Dr. Howard Markel writes a monthly column for the PBS NewsHour, highlighting the anniversary of a momentous event that continues to shape modern medicine. He is the director of the Center for the History of Medicine and the George E. Wantz Distinguished Professor of the History of Medicine at the University of Michigan.
He is the author or editor of 10 books, including “Quarantine! East European Jewish Immigrants and the New York City Epidemics of 1892,” “When Germs Travel: Six Major Epidemics That Have Invaded America Since 1900 and the Fears They Have Unleashed” and “An Anatomy of Addiction: Sigmund Freud, William Halsted, and the Miracle Drug Cocaine.”
Health Jan 14Dr. Albert Schweitzer, a renowned medical missionary with a complicated history
In 2016, Albert Schweitzer may be a somewhat forgotten, or even a controversial, figure but a half a century or more ago, the mere mention of the name Schweitzer instantly conjured up images of selflessness, heroism and the very model…
Health Dec 10The story behind Alfred Nobel’s spirit of discovery
Every Dec. 10 for the past 114 years, the eyes of the world have turned to Stockholm, Sweden, where the Nobel Prizes are formally awarded to the brilliant men and women who have made exemplary inroads in Medicine or Physiology,…
Health Nov 30No, Oscar Wilde probably didn’t die of syphilis
The long-held theory was that Oscar Wilde succumbed to the ravages of end-stage syphilis. Fortunately, a London neurologist and two ear surgeons from South Africa have spent considerable time poring over Wilde’s medical and prison records to propose an entirely…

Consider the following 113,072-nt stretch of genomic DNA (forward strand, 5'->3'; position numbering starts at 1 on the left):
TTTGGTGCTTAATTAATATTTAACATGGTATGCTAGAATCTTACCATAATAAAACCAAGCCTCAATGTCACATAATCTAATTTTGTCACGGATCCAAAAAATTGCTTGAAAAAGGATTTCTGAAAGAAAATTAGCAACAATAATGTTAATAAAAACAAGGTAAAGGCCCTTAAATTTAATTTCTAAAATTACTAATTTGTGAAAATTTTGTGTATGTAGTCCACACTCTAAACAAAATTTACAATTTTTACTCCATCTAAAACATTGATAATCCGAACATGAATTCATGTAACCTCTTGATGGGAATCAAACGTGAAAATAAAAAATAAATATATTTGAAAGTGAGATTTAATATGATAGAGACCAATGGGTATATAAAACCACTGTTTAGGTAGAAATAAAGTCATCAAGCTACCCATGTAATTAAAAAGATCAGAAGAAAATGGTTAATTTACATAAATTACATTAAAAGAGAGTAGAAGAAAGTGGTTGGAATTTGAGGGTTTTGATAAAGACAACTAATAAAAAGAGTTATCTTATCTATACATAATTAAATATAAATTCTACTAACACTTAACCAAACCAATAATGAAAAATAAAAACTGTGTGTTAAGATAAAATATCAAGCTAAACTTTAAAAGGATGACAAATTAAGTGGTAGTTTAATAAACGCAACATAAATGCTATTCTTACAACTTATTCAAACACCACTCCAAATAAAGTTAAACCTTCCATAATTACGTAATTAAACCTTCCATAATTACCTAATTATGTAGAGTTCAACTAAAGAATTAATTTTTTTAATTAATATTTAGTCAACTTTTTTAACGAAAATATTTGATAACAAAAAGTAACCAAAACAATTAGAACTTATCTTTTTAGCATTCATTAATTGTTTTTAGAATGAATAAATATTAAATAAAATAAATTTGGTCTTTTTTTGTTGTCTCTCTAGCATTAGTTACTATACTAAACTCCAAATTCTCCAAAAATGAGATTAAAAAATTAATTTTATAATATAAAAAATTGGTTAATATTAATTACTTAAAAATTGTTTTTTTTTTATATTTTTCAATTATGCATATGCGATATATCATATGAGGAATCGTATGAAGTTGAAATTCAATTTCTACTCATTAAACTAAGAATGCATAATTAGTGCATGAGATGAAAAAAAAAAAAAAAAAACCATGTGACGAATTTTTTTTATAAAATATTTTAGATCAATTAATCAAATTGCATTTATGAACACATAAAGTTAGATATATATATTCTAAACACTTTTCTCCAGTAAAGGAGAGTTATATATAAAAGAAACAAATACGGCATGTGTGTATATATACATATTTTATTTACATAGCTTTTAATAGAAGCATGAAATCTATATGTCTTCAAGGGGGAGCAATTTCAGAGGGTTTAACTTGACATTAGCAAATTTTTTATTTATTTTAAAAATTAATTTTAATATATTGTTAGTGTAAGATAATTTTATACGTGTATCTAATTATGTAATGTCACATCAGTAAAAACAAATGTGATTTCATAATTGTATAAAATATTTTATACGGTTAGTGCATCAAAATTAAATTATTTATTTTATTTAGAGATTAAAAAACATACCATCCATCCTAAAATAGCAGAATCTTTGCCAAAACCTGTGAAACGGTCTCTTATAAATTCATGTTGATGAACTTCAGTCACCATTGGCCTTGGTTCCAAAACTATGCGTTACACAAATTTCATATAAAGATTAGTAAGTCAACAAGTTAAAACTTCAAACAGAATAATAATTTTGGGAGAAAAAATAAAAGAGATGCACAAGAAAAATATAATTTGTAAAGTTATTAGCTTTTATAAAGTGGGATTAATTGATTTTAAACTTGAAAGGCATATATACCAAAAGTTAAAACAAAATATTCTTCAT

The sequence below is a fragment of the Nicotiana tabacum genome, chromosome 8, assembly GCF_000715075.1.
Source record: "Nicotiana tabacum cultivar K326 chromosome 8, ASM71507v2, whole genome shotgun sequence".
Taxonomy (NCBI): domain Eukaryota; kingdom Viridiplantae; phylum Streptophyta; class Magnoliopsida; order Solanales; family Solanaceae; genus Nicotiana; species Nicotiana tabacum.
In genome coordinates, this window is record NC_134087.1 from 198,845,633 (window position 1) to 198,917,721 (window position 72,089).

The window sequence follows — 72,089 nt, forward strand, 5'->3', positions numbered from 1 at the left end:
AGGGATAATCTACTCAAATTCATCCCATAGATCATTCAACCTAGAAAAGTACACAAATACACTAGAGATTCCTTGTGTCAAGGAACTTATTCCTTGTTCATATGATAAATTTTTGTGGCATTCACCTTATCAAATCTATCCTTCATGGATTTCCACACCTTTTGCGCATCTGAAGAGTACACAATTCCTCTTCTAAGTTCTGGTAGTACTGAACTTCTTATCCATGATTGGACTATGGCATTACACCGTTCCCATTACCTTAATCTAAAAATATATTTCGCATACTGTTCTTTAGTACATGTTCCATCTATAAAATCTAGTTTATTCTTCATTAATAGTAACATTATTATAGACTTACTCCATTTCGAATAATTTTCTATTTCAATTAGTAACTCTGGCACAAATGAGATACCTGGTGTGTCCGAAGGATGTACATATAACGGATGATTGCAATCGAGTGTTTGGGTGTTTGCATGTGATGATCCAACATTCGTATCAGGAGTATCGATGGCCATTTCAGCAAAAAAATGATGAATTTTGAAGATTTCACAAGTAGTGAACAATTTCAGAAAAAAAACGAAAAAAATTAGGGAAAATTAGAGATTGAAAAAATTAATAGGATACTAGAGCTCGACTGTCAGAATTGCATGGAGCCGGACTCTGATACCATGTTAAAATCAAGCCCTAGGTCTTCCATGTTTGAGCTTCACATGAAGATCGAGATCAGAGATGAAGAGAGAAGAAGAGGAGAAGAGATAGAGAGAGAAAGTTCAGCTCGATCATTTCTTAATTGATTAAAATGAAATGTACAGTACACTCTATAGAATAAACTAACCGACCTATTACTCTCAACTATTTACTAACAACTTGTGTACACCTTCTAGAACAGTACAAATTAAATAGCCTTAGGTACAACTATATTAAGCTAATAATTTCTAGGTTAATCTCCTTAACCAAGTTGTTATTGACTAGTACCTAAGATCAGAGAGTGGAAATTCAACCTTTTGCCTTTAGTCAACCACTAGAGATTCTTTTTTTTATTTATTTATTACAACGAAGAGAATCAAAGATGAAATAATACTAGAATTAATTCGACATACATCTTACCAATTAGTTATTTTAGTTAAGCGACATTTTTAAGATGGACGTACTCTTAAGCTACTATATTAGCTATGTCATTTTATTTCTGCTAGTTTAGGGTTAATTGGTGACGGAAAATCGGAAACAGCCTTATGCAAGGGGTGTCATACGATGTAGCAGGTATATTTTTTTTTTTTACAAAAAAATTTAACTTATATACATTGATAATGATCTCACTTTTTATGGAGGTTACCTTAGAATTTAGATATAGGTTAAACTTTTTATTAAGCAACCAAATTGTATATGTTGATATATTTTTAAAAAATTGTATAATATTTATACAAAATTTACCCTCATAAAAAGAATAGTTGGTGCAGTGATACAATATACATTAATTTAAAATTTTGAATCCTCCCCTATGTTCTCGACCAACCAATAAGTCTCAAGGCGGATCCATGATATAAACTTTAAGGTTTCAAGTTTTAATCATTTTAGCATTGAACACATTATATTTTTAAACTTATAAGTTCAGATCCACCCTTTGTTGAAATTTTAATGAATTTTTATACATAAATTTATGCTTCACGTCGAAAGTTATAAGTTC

Health Oct 02When a secret president ran the country
All during September of 1919, President Woodrow Wilson became thinner, paler and ever more frail. Unfortunately, the president refused to listen to his body. He had too much important work to do.
Health Sep 22Celebrating the life of Alice Hamilton, founding mother of occupational medicine
No individual was more instrumental in warning people about the health risks and potential dangers of the industrial workplace than Alice Hamilton.
Health Aug 02The ‘strange’ death of Warren G. Harding
At 7:20 p.m. on the evening of Aug. 2, 1923, President Warren G. Harding’s wife, Florence, was reading the “Saturday Evening Post” to him in the presidential suite of San Francisco’s Palace Hotel. The article in question was about Mr.
Health Jul 19Happy birthday to the woman who revolutionized endocrinology
Rosalyn S. Yalow was a giant of medicine. A Nobel laureate and medical physicist, Yalow co-discovered the radioimmunoassay, an exquisitely sensitive means of using “radioactive tracers” to measure hormones in the bloodstream.
Health Jun 09In honor of Cole Porter’s 124th birthday, his story of triumph over pain
When Cole Porter died of kidney failure at age 73 on Oct. 15, 1964, only his closest friends knew the extent of the physical and mental anguish he had endured for 27 years. Against all clinical odds, even if only…
Health May 15In 1850, Ignaz Semmelweis saved lives with three words: wash your hands
On this date in 1850, a prickly Hungarian obstetrician named Ignaz Semmelweis stepped up to the podium of the Vienna Medical Society’s lecture hall to give his fellow doctors advice, which could be summed up in three little words: wash…
Health Apr 14April 14-15, 1865: The tragic final hours of Abraham Lincoln
The macabre details of Abraham Lincoln’s final hours were described in a report written by a 23-year-old Army captain named Charles A. Leale, a doctor who was at Ford's Theatre the night the president was assassinated.